We can overcome evil with good. We can stare down death and know that it’s not the end. Even when we’re confronted with evil, we can be assured that the power of the rolled away stone is stronger than the power of the tomb. We can follow these wonderful women, and be first responders at scenes of tragedy, sharing the good news of God’s love in Christ.
If the resurrection of Jesus is real–if it transformed the world then–it is still transforming the world now. If Mary Magdalene and her friends could go from wailing tears to evangelistic zeal, there is hope for you in your despairing moments. If Jesus rose from the dead–and, friends, he did–he rises again out of the rubble of the world. Jesus even rises in our hearts, and empowers us to choose life with Him.
Alleluia! Christ is risen!
The Lord is risen indeed! Alleluia!
Alleluia! Christ is risen!
The Lord is risen indeed! Alleluia!
(Adapted from the archives)
Many Western Christians have an idea of what to do on Good Friday and Easter. On Good Friday we call to mind our sins, the last words of Jesus on the cross, the shock and despair his followers experienced… and we try to imagine his suffering, entering into that as best as we are able.
And then Easter is the party of all parties, when we declare the defeat of death: “Jesus Christ is no longer dead!”
Alleluia! Christ is risen!
The Lord is risen indeed! Alleluia!
But what about Saturday? The disciples didn’t have an “Easter” to look forward to. Jesus was done for, as far as they knew. He was really dead. When he did appear to the apostles, they were terrified and thought they were looking at a ghost. They weren’t even hopeful for resurrection–it hadn’t crossed their mind as an option.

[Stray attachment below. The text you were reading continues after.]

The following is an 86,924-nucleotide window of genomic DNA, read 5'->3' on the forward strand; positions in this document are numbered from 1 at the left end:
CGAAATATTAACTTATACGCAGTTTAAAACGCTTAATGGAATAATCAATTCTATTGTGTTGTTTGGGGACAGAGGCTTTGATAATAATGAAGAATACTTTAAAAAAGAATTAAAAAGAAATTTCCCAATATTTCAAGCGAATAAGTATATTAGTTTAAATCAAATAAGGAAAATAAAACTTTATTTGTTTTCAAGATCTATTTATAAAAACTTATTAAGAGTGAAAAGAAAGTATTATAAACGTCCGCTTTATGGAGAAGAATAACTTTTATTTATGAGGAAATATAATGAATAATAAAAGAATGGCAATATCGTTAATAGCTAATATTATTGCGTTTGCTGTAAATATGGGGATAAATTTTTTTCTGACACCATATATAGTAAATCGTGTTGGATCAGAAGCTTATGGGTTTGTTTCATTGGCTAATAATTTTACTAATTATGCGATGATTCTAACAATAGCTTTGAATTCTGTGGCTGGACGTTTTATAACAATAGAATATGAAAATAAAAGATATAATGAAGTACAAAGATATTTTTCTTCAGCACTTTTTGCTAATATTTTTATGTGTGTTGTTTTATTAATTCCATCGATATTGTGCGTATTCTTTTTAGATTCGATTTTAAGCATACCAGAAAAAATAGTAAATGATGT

So what some Orthodox call “Bright Saturday” was anything but bright for Jesus’ first followers. It was horrible. Awful Saturday, they thought they would have to call it for years to come. They felt as empty as the tomb was about to be. It was a Sabbath day, too, so they didn’t have any work to distract them. They were quiet. Or maybe they wailed loudly.
Maybe the second day–Saturday, and he was still gone!–was even more difficult for the disciples than Friday.
There’s a liminal quality to Saturday in Holy Week: it’s an often unnoticed, unmarked day that is situated between death (Good Friday) and life (Resurrection Sunday). How should I feel? Sad? Penitential? Happy? Pre-happy? Expectant? However I want? All or none of the above?
Many Episcopal churches have a full Easter Vigil service on Saturday night, but just this simple offering for a Holy Saturday liturgy. We “await with him” and “rise with him” in that service’s Collect. This calls to mind Psalm 30:5, which says, “Weeping may stay for the night, but rejoicing comes in the morning.” Our Holy/Bright/Liminal Saturday is a short day, since we know of Resurrection Sunday’s shouts of acclamation and loud Alleluias.